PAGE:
NEW DELHI: Instability in Kashmir is one of the defining internal security issue since independence. The Centre claims Pakistan based recruiters are finding sanctuary in the region, keeping the terror pot boiling on the streets with their new breed of recruits. The NDA government has been working on a multi-pronged strategy to address the issues and former Intelligence Bureau chief Dineshwar Sharma has come on board as Centre’s interlocutor at a critical moment.
At the same time, the National Investigation Agency (NIA) has tightened the noose against separatists, consequently choking the terror funding from Pakistan through calibrated operation. Sharma, a seasoned Intelligence operative, who served in Kashmir, wants to focus on de-radicalisation efforts in the Valley and neutralise the terror threat posed by the ISI and other sponsored terror outfits that remain diabolic despite continued efforts to crush them in the last couple of decades. He admits that the task of interlocutor is the biggest challenge he has ever faced on the national security canvas and would require diverse strategy, craft and courage. Sharma is likely to have a ready and running secretariat staff by the next week and is hopeful of visiting Srinagar in the first half of November.
Here are excerpts from the exclusive interview:
Pakistan influence’s and interference in the Valley at the moment is unprecedented. How as an interlocutor will you tackle it?
It’s going to be very challenging and difficult. I hope I’ll be in a position to tackle it and I expect that people of Kashmir will cooperate with me in bringing normalcy in the state.
Who are you expecting to cooperate and won’t hesitate to talk?
I clearly mean dialogue with people of Kashmir. I don’t mean talks with terrorists, who will try to disrupt the whole thing (peace talks with stakeholders), disturb lives. I hope the common people of Kashmir will cooperate and support me in bringing normalcy.
Will your experience as an intelligence operative help resolve grey aspects of Kashmir’s problems?
Yes. I know Kashmir. I have met a lot of people from Kashmir. With those experiences I can say that experience earned during my tenure in Kashmir will help me understand and address the issues more effectively and efficiently.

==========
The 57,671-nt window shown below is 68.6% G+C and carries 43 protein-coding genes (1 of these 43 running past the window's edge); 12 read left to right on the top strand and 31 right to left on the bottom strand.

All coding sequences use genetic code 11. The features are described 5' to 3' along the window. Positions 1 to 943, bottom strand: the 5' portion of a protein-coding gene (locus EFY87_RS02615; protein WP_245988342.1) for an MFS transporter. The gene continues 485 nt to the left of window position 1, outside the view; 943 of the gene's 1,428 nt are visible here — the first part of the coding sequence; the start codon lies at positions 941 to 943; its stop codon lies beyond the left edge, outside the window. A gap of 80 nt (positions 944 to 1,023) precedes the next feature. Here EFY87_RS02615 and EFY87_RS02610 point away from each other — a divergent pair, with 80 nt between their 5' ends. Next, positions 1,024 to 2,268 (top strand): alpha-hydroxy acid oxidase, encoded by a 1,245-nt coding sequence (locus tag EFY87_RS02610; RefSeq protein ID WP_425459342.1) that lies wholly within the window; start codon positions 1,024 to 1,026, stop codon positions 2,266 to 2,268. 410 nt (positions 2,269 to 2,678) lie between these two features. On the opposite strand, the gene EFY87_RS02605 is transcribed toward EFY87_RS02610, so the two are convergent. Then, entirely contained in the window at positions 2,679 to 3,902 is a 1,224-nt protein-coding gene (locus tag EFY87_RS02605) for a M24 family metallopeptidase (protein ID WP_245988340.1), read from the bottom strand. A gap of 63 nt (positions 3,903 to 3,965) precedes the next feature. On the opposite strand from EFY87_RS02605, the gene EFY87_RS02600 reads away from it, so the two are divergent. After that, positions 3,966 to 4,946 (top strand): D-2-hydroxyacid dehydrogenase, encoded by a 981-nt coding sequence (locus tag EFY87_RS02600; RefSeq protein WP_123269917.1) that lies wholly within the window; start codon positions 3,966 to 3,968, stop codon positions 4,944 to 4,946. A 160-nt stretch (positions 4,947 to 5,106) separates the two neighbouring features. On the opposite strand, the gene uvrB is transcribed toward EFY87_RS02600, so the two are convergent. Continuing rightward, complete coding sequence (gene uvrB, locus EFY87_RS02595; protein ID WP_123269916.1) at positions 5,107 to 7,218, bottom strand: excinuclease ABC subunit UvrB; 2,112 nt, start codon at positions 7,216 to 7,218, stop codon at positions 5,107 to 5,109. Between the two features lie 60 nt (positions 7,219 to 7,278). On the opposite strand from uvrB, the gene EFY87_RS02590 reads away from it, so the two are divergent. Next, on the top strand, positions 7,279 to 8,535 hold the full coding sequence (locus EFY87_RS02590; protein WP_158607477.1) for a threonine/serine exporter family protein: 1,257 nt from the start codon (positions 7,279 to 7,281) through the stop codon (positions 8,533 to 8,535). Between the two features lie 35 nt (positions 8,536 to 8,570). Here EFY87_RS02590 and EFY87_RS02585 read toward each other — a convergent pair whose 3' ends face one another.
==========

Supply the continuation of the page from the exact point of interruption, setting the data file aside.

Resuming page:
Are you going to talk to everybody, including separatists?
I am ready to talk to all Indian citizens in Kashmir. Let me see who all come forward for dialogue. The main thing is that I have to address the problem, address the sentiment of people there. I will meet them and see what problems they bring forward. I’ll try to address everybody.
What about terror funding cases and charges against separatists?
That is a different issue. Investigation in cases for a specific violation of law is a different issue. Talking to people is a different issue.
Will you talk to people facing charges of financing terror?
For me talking or not talking is not a question. The National Investigation Agency (NIA) probe against them will go on, and only the NIA can comment on that aspect. I don’t know who all are being investigated except that some of them have been arrested.
How do you prepare to counter the challenges of subversion, stone pelting and people’s anger on the streets of valley post, and Burhan Wani’s killing?
Addressing the whole Kashmir problem is a big challenge. Anger, discontentment and whatever is being fed from across the border, all put together is a big challenge. I’ll decide on the roadmap after meeting the people. I may consider some issues and overlook the others.
Will you target civil society groups to mobilise the masses for peace talks?
I’m confident of their support. I’m also certain about support from political and non-political groups.
All political parties are welcome to the talks.
How do you plan to neutralise the local terror recruitment?
If the situation improves and normalcy returns to Kashmir, recruitment of locals by the terrorists groups based across the border will stop automatically. Local recruitment started after Afzal Guru’s hanging and peaked after Burhan Wani’s encounter. Many issues will decided depending on response from people.
Did you have had a preliminary discussion with J&K Chief Minister Mehbooba Mufti?
I had called on her because after my appointment it was her first visit. We have not discussed any broad parameters for talks. The state government is a very important stakeholder in the whole process, and it’s support will definitely be required to carry forward the peace process.
Will we see some changes on the ground in six months?
I’m very hopeful that some positive results will be seen in the coming months. I want to make the first visit to Kashmir as quickly as possible, though dates have not been finalised yet. I’ll form a secretariat team to